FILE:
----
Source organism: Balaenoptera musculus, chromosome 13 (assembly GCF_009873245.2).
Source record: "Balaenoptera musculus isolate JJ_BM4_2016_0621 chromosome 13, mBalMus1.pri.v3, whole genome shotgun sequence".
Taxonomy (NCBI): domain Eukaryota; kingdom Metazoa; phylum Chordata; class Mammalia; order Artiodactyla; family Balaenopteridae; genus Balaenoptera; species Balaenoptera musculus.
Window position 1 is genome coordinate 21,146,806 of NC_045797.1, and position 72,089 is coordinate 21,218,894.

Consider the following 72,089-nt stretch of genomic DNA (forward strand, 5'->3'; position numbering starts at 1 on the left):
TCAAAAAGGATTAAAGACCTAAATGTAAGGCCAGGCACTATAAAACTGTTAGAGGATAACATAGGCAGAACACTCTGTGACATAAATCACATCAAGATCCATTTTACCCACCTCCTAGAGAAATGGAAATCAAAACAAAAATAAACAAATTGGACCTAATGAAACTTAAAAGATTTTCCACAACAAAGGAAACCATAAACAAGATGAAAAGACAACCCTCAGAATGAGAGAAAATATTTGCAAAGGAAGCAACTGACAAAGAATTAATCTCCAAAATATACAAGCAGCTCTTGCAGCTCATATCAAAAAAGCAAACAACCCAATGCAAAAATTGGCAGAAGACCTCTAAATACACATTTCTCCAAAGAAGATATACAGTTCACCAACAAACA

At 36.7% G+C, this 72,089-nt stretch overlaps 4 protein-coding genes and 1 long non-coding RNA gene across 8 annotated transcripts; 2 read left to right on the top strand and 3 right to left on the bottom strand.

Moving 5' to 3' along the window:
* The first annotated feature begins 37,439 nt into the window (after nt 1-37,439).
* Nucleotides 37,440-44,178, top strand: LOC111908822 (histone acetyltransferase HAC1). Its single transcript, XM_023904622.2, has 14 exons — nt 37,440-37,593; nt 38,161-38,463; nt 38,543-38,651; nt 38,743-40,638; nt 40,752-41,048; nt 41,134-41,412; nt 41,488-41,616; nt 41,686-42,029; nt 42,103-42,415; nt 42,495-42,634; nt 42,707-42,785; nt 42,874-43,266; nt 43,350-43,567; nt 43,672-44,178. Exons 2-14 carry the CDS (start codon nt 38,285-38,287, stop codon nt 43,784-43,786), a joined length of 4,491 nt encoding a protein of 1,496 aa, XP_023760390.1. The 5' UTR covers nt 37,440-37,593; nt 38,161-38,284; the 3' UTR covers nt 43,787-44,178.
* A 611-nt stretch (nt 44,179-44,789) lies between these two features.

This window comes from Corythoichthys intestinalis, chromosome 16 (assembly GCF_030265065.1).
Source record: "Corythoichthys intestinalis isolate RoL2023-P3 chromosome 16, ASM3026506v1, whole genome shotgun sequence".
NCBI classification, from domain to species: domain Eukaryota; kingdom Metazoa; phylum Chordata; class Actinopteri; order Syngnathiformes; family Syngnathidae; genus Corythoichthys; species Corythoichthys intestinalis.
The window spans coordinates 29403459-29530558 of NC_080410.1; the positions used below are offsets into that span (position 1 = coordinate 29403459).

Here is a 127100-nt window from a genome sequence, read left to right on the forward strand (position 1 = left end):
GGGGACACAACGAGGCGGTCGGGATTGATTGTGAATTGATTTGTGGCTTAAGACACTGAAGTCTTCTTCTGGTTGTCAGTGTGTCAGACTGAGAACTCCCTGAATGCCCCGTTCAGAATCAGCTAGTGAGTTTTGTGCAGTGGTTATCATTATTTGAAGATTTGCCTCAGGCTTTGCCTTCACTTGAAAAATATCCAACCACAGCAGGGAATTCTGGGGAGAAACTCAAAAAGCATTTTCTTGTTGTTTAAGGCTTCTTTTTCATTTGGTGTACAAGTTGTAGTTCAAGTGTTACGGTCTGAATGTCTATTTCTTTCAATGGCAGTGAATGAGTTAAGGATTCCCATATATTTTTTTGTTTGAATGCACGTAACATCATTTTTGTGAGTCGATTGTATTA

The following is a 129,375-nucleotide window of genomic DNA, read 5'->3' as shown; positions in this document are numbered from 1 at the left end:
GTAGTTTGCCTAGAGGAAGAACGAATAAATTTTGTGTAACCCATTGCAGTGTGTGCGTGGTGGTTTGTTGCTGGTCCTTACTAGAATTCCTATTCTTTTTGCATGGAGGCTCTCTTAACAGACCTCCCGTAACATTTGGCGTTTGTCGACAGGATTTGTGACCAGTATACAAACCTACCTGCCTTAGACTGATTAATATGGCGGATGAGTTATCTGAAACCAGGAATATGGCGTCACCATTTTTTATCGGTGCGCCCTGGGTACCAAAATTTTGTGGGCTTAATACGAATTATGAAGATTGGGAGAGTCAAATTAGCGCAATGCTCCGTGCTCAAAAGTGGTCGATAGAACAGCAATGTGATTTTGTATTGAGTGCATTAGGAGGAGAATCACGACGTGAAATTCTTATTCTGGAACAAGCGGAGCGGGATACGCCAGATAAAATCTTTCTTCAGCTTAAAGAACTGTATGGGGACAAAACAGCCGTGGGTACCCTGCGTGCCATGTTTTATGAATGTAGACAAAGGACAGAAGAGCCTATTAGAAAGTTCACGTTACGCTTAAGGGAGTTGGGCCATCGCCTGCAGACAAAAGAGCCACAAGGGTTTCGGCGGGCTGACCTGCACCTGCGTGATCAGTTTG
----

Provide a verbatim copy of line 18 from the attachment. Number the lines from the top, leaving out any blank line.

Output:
The following is a 129,375-nucleotide window of genomic DNA, read 5'->3' as shown; positions in this document are numbered from 1 at the left end: